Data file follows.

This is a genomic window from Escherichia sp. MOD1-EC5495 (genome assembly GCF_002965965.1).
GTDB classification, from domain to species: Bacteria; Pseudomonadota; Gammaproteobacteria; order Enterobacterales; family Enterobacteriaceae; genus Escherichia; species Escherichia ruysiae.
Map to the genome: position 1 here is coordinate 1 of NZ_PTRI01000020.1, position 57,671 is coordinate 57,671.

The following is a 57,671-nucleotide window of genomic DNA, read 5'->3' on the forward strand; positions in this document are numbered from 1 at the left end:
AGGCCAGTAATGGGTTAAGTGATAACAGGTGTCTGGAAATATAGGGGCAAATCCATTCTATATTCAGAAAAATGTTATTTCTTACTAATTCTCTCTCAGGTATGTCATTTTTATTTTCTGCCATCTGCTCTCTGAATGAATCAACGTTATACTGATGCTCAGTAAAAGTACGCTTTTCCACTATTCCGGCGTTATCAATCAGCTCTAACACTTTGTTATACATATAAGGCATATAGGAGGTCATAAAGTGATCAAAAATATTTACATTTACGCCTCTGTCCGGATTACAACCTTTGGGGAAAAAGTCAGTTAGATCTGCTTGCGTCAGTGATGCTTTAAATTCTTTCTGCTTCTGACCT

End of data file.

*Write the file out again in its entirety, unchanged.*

This is a genomic window from Escherichia sp. MOD1-EC5495 (genome assembly GCF_002965965.1).
GTDB classification, from domain to species: Bacteria; Pseudomonadota; Gammaproteobacteria; order Enterobacterales; family Enterobacteriaceae; genus Escherichia; species Escherichia ruysiae.
Map to the genome: position 1 here is coordinate 1 of NZ_PTRI01000020.1, position 57,671 is coordinate 57,671.

The following is a 57,671-nucleotide window of genomic DNA, read 5'->3' on the forward strand; positions in this document are numbered from 1 at the left end:
AGGCCAGTAATGGGTTAAGTGATAACAGGTGTCTGGAAATATAGGGGCAAATCCATTCTATATTCAGAAAAATGTTATTTCTTACTAATTCTCTCTCAGGTATGTCATTTTTATTTTCTGCCATCTGCTCTCTGAATGAATCAACGTTATACTGATGCTCAGTAAAAGTACGCTTTTCCACTATTCCGGCGTTATCAATCAGCTCTAACACTTTGTTATACATATAAGGCATATAGGAGGTCATAAAGTGATCAAAAATATTTACATTTACGCCTCTGTCCGGATTACAACCTTTGGGGAAAAAGTCAGTTAGATCTGCTTGCGTCAGTGATGCTTTAAATTCTTTCTGCTTCTGACCT